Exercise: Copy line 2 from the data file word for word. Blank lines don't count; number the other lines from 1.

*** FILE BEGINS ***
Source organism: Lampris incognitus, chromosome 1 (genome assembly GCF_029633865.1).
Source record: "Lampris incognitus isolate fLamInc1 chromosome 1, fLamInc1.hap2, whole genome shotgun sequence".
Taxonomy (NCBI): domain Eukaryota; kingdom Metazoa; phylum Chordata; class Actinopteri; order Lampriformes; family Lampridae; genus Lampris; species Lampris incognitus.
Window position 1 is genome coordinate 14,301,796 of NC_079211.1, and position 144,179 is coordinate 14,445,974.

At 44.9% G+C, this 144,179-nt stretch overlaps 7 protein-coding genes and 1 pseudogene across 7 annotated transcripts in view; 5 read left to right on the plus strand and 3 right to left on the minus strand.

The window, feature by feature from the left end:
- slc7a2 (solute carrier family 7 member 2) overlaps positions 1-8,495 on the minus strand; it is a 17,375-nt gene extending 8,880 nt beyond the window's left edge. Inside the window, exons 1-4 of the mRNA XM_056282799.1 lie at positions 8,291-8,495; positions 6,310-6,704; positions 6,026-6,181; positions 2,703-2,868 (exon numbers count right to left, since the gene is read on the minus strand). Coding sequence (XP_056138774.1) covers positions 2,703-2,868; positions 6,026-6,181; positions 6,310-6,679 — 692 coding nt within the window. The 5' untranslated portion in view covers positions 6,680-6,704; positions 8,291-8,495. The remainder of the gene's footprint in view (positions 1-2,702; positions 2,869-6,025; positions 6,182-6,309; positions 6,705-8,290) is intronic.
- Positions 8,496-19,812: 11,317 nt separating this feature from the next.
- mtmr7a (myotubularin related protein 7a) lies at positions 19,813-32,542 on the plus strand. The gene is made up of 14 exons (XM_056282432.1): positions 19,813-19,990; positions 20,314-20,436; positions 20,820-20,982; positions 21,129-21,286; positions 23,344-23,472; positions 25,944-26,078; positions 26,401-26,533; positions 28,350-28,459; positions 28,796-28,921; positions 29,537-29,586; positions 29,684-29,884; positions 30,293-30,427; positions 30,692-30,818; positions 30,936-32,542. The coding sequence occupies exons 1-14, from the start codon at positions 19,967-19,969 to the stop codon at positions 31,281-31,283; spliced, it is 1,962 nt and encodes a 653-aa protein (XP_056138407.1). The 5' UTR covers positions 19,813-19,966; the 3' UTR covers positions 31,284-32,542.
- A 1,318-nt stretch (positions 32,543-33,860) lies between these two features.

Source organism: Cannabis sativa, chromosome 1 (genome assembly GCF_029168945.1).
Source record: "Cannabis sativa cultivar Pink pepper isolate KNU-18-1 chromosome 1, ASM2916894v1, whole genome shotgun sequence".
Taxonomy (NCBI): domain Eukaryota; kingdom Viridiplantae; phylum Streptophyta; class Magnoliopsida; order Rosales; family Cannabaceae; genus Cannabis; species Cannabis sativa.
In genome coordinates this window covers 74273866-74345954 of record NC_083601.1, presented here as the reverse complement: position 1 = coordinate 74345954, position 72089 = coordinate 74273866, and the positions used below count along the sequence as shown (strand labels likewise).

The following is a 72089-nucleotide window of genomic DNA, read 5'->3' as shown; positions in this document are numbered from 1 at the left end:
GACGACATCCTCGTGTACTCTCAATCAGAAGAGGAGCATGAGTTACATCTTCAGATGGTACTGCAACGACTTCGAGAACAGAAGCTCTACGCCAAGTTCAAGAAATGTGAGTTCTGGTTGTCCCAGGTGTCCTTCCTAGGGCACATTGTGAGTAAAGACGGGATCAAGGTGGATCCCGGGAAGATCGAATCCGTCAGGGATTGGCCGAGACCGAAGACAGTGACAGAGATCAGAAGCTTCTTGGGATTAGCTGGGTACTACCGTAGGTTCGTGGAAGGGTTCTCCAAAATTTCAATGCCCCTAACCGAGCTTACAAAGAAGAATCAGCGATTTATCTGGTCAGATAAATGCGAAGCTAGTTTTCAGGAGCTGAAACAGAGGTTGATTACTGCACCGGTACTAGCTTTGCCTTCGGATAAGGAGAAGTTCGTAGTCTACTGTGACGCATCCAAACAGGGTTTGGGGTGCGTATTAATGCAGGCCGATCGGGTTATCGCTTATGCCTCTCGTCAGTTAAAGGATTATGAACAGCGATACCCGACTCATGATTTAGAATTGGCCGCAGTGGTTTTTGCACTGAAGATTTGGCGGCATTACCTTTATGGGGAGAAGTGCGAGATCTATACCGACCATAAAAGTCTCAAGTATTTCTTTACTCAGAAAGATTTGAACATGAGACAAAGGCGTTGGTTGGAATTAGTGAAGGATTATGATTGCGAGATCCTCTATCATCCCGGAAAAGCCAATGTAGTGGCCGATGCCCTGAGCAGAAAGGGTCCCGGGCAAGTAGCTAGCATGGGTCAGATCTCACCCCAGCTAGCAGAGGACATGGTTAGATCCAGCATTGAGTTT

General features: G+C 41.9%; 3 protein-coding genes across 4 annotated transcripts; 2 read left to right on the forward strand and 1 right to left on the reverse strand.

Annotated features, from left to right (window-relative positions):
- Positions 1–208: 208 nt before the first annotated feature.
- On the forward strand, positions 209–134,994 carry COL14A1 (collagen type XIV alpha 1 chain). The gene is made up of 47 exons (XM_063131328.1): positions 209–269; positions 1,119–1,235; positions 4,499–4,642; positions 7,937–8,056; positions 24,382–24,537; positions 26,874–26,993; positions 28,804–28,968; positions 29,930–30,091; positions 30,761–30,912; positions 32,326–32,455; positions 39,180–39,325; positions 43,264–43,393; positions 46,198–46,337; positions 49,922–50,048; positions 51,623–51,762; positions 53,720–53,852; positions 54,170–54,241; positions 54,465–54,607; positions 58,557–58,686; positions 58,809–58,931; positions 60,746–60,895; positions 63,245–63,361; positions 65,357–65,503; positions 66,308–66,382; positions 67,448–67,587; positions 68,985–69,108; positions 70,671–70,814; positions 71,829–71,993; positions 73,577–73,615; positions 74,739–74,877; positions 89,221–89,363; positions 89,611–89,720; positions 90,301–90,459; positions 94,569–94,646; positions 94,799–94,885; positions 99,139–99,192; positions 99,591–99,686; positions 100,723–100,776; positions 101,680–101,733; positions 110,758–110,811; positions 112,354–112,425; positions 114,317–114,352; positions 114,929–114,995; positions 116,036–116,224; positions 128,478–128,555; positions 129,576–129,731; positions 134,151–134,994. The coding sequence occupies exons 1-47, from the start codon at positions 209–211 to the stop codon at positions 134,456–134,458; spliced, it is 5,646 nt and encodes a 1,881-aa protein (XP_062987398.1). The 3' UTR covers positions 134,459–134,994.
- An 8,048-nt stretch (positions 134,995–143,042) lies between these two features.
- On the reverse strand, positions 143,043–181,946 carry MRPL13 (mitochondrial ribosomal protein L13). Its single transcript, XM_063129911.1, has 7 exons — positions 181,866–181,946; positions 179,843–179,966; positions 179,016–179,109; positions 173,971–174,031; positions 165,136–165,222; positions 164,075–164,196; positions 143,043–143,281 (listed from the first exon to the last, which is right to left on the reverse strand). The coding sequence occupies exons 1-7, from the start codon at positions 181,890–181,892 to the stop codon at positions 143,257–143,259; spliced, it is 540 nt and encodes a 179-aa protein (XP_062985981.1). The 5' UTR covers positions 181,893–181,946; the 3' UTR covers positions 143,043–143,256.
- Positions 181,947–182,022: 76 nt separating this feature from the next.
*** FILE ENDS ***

Source record: "Lampris incognitus isolate fLamInc1 chromosome 1, fLamInc1.hap2, whole genome shotgun sequence".